Bus to Work – a sestina
It’s pretty easy here. I’m sitting still.
The engine chugs. I regulate my breath
whilst watching passing fathers. There’s his son.
They’re on their way to school. The bus moves on.
A new electric car draws up. We move.
It’s left behind. It’s stopped at lights that changed.
That building site’s a mess. It hasn’t changed
there’s always something happening, but still
the same. It never alters. Will they move
the cones? We’ll hit them soon. Too close! My breath
stops. Beamer driver has to try it on.
It’s grey. The forecast says there won’t be sun.
I try to focus. Jesus Christ. God’s son
is meant to help me persevere. I’ve changed
the way I think. I want to switch it on –
the peace they say you get from God. I still
myself and somehow can’t. If prayer is breath
I’m blocked. By what? A small unknown won’t move.
That cyclist doesn’t want to live. Just move!
These people think they’re it. They think the sun
shines out their arse. She needs to draw a breath.
She’s talked so long without a pause, she’s changed.
She’s gone a purple-red. Good God! She’s still
not breathed! So loud! Wait. Did I turn mine on?
because… Well, if the meeting isn’t on,
this journey’s wasted. What the…? Did he move
my bag? He looks a nutter. Just keep still.
I can’t quite see his face because the sun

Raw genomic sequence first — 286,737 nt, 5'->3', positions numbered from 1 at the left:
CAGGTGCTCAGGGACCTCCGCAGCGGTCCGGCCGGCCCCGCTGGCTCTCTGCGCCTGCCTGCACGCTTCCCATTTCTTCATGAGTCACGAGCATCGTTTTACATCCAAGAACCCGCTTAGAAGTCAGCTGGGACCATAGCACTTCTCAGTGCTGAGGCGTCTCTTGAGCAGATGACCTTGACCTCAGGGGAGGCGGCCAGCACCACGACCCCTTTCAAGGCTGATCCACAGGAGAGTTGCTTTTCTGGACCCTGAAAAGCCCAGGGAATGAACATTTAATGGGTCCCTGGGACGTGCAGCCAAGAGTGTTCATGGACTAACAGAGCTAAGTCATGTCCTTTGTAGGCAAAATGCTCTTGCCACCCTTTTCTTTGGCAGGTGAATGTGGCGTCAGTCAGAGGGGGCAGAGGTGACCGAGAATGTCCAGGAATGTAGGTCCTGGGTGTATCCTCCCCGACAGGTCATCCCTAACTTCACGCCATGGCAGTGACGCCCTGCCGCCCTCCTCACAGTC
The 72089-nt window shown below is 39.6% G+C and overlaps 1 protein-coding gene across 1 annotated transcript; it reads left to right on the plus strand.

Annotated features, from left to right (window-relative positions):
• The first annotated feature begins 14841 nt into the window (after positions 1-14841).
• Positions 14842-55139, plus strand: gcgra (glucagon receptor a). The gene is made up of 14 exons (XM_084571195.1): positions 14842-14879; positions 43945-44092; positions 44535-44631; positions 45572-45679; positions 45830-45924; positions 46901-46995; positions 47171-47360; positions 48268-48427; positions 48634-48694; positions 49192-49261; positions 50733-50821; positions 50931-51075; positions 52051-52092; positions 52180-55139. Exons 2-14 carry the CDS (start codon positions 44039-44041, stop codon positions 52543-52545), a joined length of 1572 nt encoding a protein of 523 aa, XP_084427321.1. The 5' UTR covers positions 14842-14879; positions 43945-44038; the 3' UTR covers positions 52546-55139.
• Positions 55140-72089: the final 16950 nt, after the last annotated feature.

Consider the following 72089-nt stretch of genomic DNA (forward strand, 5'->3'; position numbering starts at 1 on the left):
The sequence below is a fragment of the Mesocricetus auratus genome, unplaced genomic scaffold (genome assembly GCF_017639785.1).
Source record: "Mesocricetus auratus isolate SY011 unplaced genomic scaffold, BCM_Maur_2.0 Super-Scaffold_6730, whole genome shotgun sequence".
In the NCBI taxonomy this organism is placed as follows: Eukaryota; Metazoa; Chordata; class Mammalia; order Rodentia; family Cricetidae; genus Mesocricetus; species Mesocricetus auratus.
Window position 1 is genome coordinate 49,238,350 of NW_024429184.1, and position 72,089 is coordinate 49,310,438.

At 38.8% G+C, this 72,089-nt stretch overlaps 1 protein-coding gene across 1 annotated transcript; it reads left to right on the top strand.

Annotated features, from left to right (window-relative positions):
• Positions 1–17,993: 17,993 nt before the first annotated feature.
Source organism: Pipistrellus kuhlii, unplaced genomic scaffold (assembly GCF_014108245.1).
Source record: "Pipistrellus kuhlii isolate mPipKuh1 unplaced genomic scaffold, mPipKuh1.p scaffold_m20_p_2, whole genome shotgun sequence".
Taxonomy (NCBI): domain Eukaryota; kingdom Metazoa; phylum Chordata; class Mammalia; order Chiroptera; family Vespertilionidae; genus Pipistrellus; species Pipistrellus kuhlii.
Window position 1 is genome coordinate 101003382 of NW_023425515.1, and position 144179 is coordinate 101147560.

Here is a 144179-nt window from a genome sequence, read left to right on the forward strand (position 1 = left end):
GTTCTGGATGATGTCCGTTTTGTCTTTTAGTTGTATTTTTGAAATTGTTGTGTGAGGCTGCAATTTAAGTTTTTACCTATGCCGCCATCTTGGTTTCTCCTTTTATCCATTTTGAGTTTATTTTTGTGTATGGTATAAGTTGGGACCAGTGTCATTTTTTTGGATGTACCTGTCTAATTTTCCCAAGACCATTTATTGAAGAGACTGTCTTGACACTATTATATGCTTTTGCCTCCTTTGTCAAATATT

is in my eyes behind his head. It’s changed!
The sun came out! It’s lighting up my breath.
I wake most mornings feeling short of breath.
The thought of work no longer turns me on –
the daily route to work that hasn’t changed,
the place I live because I never move –
it’s everyday, but just because the sun
will rise, and stop my body lying still.
And will the breath of God return and move
me on? And resurrect me like the sun
today? I wait each day un-changed and still.
Sestinas are difficult – the idea is that you have to re-use the last word in each sentence in each verse – but in a different, set order (in this case “breath”, “on”, “changed”, “move”, “sun” and “still”) and then you have to use them all in the last short verse of 3 lines (again, in a certain order). I’m making it sound more complicated than it is, but it’s easy to follow when you know what the pattern is. But a bugger to write.
Its great fun, because it can force you to make disjointed sentences that make the poem sound like the ramblings of someone slightly un-hinged, or in this case, the disjointed things that you might think about on the bus.